Saturday, September 11, 2021
Webinar: What the History of Nature Conservation Law Tells Us About Ecological Futures: a Non-Euclidean Vision of the Anthropocene
The Editorial Board of the Cambridge International Law Journal is pleased to invite submissions for Volume 11 (issues to be published in June and December 2022).
The Board welcomes long articles, short articles and case notes that engage with current themes in international law.
In tribute to Judge James Crawford, who served as the Journal’s inaugural Honorary Editor-in-Chief from 2011 until his appointment to the International Court of Justice, Issue 1 will include a special section that reflects upon the responsibility of States and other subjects of international law. Judge Crawford’s peerless contribution to the field is evident not only in the 2001 Articles on Responsibility of States for Internationally Wrongful Acts, but also his work as scholar, counsel, judge and arbitrator.
The Board is particularly interested in contributions on this theme, which will be published as part of the special section. Other contributions will be published as part of the general section of Issue 1.
All submissions are subject to double-blind peer review by the Journal's Editorial Board. In addition, long articles are sent to the Academic Review Board, which consists of distinguished international law scholars and practitioners. Submissions can be made at any time. Articles submitted by 24 October 2021 will be considered for Volume 11 Issue 1.
- Ngoc Son Bui, Global constitutionalism: Asia-Pacific perspectives
- Cheryl Saunders, Constitution transformation
- Yoon Jin Shin, Transnational constitutional engagement: A contextualization of global constitutionalism by the Constitutional Court of South Korea
- Chien-Chih Lin, Global constitutionalism in Taiwan
- Samuli Seppänen, Formalism and anti-formalism in the Chinese Communist Party’s governance project
- Surabhi Chopra, The Constitution of the Philippines and transformative constitutionalism
- Rehan Abeyratne, Global constitutionalism reconfigured through a regional lens
- Anna Dziedzic, Foreign judges of the Pacific as agents of global constitutionalism
- Anthony F Lang, Jr., Global constitutionalism: A practical universal
Friday, September 10, 2021
- Chad P. Bown & Petros C. Mavroidis, Is this the End?: The WTO Case Law of 2019
- Dukgeun Ahn & David Orden, China ‒ Domestic Support for Agricultural Producers: One Policy, Multiple Parameters Imply Modest Discipline
- Joseph Glauber & Simon Lester, China – Tariff Rate Quotas for Certain Agricultural Products. Against the Grain: Can the WTO Open Chinese Markets? A Contaminated Experiment
- Edward J. Balistreri, Petros C. Mavroidis, & Thomas J. Prusa, What If? Tinkering with the Counterfactual: A Comment on US–Washing Machines (Article 22.6-US)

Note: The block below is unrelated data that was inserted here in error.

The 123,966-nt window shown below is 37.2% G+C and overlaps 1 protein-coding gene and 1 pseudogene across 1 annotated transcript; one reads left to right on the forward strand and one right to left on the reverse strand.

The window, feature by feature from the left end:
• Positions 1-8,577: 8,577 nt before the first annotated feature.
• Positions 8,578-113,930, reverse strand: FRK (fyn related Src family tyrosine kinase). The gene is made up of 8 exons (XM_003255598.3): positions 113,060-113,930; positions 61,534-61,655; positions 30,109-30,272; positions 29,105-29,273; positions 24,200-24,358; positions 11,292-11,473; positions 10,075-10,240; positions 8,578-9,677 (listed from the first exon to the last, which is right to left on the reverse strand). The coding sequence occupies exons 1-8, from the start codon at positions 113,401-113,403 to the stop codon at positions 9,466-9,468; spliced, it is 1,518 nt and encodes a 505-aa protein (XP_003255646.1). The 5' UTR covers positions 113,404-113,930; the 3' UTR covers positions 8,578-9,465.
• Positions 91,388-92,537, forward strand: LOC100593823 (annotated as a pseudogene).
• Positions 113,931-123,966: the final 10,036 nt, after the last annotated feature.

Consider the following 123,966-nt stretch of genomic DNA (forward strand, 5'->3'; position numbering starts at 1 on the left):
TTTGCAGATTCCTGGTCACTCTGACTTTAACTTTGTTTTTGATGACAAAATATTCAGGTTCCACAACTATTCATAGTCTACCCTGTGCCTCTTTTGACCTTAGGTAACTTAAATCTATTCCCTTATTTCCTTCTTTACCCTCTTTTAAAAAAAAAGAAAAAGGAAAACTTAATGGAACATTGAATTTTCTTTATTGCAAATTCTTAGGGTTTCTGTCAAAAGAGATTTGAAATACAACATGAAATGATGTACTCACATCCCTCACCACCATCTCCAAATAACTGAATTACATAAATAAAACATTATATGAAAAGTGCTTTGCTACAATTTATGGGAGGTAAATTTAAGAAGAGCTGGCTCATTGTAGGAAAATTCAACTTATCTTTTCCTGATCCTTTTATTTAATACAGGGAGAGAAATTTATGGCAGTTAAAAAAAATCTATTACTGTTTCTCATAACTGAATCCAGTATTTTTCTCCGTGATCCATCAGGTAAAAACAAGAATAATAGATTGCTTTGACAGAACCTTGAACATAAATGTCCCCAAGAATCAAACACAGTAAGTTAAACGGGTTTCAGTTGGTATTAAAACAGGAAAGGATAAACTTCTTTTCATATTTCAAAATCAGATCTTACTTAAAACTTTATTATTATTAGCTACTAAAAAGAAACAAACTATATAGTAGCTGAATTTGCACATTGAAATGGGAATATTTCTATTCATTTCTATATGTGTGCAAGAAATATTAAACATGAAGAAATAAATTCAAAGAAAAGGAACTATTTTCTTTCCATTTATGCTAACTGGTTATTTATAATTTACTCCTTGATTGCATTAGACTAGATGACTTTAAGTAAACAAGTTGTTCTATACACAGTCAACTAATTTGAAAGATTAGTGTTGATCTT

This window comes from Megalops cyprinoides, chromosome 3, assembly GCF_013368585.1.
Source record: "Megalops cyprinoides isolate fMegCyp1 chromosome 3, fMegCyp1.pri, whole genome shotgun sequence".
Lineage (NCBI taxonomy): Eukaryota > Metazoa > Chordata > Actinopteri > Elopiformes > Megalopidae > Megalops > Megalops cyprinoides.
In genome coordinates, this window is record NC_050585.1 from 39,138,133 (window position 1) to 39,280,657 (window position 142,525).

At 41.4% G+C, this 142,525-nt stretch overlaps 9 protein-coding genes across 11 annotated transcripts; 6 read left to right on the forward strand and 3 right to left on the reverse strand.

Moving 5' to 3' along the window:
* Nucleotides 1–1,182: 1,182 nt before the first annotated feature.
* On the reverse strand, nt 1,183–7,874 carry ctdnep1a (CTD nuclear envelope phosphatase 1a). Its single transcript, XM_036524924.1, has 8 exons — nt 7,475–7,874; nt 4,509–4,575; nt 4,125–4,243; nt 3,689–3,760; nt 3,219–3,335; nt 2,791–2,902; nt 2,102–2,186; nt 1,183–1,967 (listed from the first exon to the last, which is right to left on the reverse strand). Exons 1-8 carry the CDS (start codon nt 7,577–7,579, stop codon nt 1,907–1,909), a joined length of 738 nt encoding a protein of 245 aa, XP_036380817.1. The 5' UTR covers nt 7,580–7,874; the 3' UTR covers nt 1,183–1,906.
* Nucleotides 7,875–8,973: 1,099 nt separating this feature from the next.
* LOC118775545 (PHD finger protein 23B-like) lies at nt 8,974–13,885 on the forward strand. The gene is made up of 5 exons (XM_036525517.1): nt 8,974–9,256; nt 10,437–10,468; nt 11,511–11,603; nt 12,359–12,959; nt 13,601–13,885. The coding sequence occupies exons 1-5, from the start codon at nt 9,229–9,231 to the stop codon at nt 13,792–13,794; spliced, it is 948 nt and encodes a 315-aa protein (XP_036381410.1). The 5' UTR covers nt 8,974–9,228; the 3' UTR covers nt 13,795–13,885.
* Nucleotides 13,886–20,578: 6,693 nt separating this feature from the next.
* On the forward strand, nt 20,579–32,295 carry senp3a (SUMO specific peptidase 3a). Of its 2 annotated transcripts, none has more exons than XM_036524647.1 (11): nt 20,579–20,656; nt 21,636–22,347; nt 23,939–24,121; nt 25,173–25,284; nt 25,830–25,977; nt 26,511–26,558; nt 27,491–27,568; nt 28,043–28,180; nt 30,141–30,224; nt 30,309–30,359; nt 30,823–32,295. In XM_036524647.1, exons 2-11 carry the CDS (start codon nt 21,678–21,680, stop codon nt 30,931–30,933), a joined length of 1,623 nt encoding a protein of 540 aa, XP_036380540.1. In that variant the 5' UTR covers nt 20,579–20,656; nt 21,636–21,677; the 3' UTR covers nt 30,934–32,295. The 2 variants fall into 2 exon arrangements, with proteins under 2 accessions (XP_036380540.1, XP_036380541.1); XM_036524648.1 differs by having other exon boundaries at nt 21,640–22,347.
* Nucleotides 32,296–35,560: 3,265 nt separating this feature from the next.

- Eugene Beaulieu & Janet Whittaker, ‘Two Roads Diverged in [Soft]wood’ Targeted Dumping, Differential Pricing Methodology, and Zeroing: US – Canada Anti-Dumping in Softwood Lumber
- Petros C. Mavroidis & Kamal Saggi, Making Sense of the Arbitrator's Ruling in DS 316, EC and Certain Member States – Measures Affecting Trade in Large Civil Aircraft (Article 22.6-EC): A Jigsaw Puzzle with (at Least) a Couple Missing Pieces
- Jennifer A. Hillman &, Kara M. Reynolds, Article 21.5 DSU Appellate Body Report United States – Measures Affecting Trade in Large Civil Aircraft (Second Complaint): Spillovers from Defense R&D Add to the Tug-of-War between Panels and the WTO Appellate Body
- Antonia Eliason & Matteo Fiorini, Australia – Anti-Dumping Measures on A4 Copy Paper: Opening a Door to More Anti-Dumping Investigations
- Douglas Nelson & Laura Puccio, Nihil novi sub sole: The Need for Rethinking WTO and Green Subsidies in Light of United States – Renewable Energy
- Kristy Buzard & Kathleen Claussen, Under Pressure: Intractable Trade Conflicts and Korea – Pneumatic Valves
- Rachel Brewster & Carolyn Fischer, Fishy SPS Measures? The WTO's Korea – Radionuclides Dispute
- Meredith A. Crowley & Federico Ortino, Establishing a New Role for Antidumping Policy: Protection of an Unestablished Industry (Morocco–Hot-Rolled Steel (Turkey))
- Christine McDaniel & Edwin Vermulst, United States – Certain Methodologies and Their Application to Anti-Dumping Proceedings Involving China: Re-Litigating through the Backdoor?
- Douglas Nelson, How Do You Solve a Problem Like Maria? US – Countervailing Measures (China) (21.5)
- Cristina Herghelegiu & Luca Rubini, ‘Where Have all the Distortions Gone?’ Appellate Body Report, Ukraine–Ammonium Nitrate
- Separating the Political from the Economic: The Russia–Traffic in Transit Panel Report Pramila Crivelli, Mona Pinchis-Paulsen
- Swati Dhingra & Timothy Meyer, Leveling the Playing Field: Industrial Policy and Export-Contingent Subsidies in India–Export Related Measures
Tuesday, September 7, 2021